I am looking at a letter from Sir Alan Langlands, the head of HEFCE, sent to just about every institution in Higher Education, and many more outside it. It is an upbeat letter, telling of the 534 responses to the consultation HEFCE conducted on proposals for the REF. Amongst other things, it says that “there was widespread support in principle for including an element for the explicit assessment of impact within the REF from higher education institutions mission groups, the national academies, research user representatives and other funders of research, and from a clear majority of academic subject associations”.

            It also says that if you want to learn more about these responses, you can go to the website. I was curious enough to do this, since in my experience you can throw a lot of bricks around academic circles before hitting anyone who supports the proposed impact element in the REF. Admittedly the Vice-Chancellors and the rest who drafted the responses are parts of the administrative aristocracy, and need have no brief for representing working academics. Even so, their alleged enthusiasm seemed surprising.

            The website, however, says something rather different: “There was widespread acceptance or support in principle for the inclusion of impact as a distinct factor in the assessment, subject to the development of a robust method for assessment and an appropriate weighting for this element”. Spot the differences, anyone?

            Logic is not, of course, a STEM subject, and probably did not feature very largely in Sir Alan’s ordinary degree in biological sciences. But first let us meditatate on the difference between ‘acceptance or support’ and ‘support’. A trivial difference, surely, beneath the notice of a busy administrator? Well,  suppose I believe that my gap-year son is in India. I can properly infer that he is either in India or China. This is called disjunction introduction, but only logic students need to remember that. What I cannot do is then infer that he is in China. Similarly suppose someone accepts something, perhaps because there is a gun to their head and they have to do so: I accept my bank’s awful terms for an overdraft; the Germans accepted the Treaty of Versailles. We can infer that I accept or support my bank’s terms, and that the Germans accepted or supported the Treaty of Versailles. But we cannot go on to infer that I support the bank’s terms, nor that the Germans supported the Treaty of Versailles.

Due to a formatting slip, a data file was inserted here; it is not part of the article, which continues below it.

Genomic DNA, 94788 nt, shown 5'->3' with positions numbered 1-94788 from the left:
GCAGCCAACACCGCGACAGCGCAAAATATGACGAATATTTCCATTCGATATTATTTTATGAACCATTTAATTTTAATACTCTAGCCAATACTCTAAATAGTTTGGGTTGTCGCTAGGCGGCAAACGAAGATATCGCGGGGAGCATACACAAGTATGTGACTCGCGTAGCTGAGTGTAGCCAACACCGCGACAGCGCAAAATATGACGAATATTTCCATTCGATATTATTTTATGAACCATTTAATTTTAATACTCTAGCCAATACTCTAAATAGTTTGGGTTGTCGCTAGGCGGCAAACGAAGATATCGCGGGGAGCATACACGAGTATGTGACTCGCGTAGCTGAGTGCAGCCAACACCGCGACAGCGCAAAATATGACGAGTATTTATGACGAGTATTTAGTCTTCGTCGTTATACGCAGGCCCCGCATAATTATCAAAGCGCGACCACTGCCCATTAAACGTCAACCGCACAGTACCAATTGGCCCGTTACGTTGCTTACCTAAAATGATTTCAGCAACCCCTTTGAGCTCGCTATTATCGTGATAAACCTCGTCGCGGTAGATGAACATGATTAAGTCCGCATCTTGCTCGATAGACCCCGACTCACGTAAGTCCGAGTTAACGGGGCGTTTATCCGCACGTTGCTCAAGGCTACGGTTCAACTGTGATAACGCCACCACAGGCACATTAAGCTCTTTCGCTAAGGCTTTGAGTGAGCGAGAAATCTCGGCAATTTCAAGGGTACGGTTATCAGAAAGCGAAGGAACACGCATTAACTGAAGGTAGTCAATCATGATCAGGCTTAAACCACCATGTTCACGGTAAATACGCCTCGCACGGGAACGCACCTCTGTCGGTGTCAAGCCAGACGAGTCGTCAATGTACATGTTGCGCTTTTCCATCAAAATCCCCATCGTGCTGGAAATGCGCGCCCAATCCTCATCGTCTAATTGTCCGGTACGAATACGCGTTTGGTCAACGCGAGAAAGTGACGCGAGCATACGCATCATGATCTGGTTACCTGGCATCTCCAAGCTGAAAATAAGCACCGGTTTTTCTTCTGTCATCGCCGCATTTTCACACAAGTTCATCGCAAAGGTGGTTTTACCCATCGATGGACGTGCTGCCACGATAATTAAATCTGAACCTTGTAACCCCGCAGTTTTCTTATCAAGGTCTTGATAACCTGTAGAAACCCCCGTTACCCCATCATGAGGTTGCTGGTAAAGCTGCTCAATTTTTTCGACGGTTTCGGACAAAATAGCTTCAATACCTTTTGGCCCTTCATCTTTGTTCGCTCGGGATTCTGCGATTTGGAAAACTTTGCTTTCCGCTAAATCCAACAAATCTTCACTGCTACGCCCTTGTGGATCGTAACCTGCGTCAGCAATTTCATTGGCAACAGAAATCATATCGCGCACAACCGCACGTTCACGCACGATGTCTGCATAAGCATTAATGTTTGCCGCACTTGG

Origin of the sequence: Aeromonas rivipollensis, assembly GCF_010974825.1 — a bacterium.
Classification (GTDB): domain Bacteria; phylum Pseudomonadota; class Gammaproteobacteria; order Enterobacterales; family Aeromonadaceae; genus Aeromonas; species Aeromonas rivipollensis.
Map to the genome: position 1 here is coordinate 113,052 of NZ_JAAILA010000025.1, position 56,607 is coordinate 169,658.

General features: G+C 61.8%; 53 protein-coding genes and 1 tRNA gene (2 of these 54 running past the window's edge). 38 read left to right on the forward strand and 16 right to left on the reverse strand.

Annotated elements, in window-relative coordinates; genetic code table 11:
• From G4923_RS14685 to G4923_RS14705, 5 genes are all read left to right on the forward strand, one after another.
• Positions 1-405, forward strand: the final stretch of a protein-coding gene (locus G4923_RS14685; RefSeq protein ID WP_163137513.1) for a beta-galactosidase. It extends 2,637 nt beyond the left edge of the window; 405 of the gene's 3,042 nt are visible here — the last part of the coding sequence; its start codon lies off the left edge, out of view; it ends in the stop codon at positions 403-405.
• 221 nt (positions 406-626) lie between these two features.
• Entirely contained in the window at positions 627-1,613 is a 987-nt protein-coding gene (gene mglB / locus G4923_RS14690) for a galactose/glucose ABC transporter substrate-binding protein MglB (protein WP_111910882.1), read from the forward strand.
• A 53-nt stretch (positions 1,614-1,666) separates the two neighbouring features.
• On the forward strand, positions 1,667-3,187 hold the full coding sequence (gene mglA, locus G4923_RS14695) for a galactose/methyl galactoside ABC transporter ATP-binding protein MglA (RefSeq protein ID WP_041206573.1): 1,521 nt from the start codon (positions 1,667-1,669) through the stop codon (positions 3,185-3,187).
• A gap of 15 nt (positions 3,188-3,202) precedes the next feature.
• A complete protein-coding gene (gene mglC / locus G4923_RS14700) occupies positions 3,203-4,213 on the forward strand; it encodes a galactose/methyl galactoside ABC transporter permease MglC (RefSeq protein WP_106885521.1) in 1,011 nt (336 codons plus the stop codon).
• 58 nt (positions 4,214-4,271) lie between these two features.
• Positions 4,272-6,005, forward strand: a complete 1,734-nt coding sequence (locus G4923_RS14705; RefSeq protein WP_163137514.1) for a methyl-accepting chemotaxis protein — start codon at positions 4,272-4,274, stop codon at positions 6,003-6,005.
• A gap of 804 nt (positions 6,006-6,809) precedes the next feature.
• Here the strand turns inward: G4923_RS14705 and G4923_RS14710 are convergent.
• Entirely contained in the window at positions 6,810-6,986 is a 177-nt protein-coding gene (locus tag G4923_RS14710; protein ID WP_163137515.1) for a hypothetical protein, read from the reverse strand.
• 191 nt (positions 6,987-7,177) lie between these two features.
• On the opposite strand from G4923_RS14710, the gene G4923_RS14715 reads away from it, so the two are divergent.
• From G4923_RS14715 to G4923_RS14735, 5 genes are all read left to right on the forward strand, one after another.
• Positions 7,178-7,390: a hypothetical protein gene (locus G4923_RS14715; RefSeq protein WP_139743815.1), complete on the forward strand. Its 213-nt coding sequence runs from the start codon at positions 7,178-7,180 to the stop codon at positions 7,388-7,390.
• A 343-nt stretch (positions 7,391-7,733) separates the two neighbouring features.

And then there is that little qualifer ‘subject to…’, which introduces what logic students learn to call a conditional. Suppose I accept a proposal, subject to a condition. Can we silently drop the condition—once more a quibble or qualification beneath the notice of a busy administrator? It would be nice if we could. Think of a day at the races: the bookie accepts a bet which means he must pay Sir Alan a large sum, provided Denman wins the Gold Cup. ‘But look’ says Sir Alan, after Denman fails, ‘you said you accepted that you must pay me a large sum’. Indeed, he might continue, fumbling with the logic one more time ‘you said you supported the idea of paying me a large sum’!

            My guess —but it is only a guess, because we are not told any detail—is that quite a lof of the 534 eminent bodies, unhappily resigned to HEFCE’s evident intent to distribute large sums of public money on the basis of ‘impact’, said with a sigh that they could accept that, subject to ‘robust’ methods of measurement, knowing privately that there was no chance whatsoever of such things being found. About as much chance, in fact as the likelihood of an accurate and verifiable measurement of the proportion of the decline of public life due to government foolishness, the proportion due to its mendacity, and the proportion due to the logical and linguistic deficiencies of its officials, although it would no doubt  be an enjoyable if time-wasting exercise to run ‘pilot schemes’ on that fragrant trio. I am sorry to say that logic can help us to spot the upshot, but not the cause.